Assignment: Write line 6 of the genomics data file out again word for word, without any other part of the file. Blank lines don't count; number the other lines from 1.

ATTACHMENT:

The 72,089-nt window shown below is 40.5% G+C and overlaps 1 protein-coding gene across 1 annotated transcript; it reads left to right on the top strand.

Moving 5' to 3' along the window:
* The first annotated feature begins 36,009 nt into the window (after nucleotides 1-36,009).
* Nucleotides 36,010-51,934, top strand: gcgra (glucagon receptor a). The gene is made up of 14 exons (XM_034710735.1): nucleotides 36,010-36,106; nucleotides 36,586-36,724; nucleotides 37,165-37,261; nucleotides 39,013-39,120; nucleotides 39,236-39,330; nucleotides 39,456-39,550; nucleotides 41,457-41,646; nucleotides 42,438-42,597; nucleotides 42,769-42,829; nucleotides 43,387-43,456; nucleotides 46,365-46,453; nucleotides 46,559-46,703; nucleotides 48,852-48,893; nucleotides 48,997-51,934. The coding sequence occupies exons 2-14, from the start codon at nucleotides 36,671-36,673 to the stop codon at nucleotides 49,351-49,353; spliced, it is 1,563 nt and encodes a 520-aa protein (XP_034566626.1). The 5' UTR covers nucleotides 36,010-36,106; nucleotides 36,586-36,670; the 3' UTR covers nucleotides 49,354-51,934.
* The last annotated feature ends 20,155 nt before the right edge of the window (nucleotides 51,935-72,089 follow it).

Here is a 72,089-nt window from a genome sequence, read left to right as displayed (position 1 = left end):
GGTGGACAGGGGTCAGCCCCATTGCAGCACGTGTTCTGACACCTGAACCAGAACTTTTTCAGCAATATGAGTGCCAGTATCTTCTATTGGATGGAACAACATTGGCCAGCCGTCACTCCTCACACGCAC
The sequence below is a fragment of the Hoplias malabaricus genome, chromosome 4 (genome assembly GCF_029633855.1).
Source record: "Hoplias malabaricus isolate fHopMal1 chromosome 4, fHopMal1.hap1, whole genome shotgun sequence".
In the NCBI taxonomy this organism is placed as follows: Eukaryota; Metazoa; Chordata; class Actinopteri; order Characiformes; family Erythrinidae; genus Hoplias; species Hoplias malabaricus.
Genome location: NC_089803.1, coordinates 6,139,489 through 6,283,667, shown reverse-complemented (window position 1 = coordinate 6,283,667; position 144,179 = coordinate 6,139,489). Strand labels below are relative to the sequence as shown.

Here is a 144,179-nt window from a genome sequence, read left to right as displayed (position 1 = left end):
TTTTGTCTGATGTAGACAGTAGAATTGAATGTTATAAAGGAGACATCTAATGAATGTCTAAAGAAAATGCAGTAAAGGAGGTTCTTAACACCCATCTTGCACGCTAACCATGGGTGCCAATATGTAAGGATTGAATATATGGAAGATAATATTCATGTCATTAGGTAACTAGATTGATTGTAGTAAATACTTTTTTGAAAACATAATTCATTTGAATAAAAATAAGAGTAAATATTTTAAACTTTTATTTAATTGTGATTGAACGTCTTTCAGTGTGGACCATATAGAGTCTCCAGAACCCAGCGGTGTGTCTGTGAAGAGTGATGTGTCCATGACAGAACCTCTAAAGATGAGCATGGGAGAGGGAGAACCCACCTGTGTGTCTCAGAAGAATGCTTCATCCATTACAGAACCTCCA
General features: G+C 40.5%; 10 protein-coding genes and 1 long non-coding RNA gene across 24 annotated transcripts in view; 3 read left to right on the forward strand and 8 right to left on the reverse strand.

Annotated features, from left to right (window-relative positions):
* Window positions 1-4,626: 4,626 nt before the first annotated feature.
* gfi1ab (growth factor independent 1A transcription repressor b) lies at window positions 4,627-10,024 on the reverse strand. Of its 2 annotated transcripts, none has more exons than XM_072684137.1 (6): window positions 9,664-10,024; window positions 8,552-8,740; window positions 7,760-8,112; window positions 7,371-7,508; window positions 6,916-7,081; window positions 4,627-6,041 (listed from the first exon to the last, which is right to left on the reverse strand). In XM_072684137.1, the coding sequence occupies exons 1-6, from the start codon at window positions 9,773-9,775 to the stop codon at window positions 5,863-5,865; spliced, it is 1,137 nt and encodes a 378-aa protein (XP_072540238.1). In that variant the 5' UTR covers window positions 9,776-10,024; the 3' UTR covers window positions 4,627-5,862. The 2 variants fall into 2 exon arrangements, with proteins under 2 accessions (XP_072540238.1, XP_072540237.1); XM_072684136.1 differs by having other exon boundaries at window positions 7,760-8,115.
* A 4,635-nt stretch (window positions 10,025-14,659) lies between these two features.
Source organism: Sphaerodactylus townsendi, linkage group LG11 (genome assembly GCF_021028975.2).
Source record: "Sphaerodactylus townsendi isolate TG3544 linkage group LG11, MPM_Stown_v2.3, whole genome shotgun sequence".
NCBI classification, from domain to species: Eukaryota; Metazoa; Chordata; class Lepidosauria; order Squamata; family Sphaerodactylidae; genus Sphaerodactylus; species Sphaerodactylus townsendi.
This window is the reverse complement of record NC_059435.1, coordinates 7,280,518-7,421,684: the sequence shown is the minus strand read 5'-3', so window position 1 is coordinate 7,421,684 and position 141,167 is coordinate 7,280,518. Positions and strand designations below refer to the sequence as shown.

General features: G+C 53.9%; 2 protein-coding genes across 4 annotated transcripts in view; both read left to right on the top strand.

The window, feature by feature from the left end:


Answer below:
Here is a 72,089-nt window from a genome sequence, read left to right as displayed (position 1 = left end):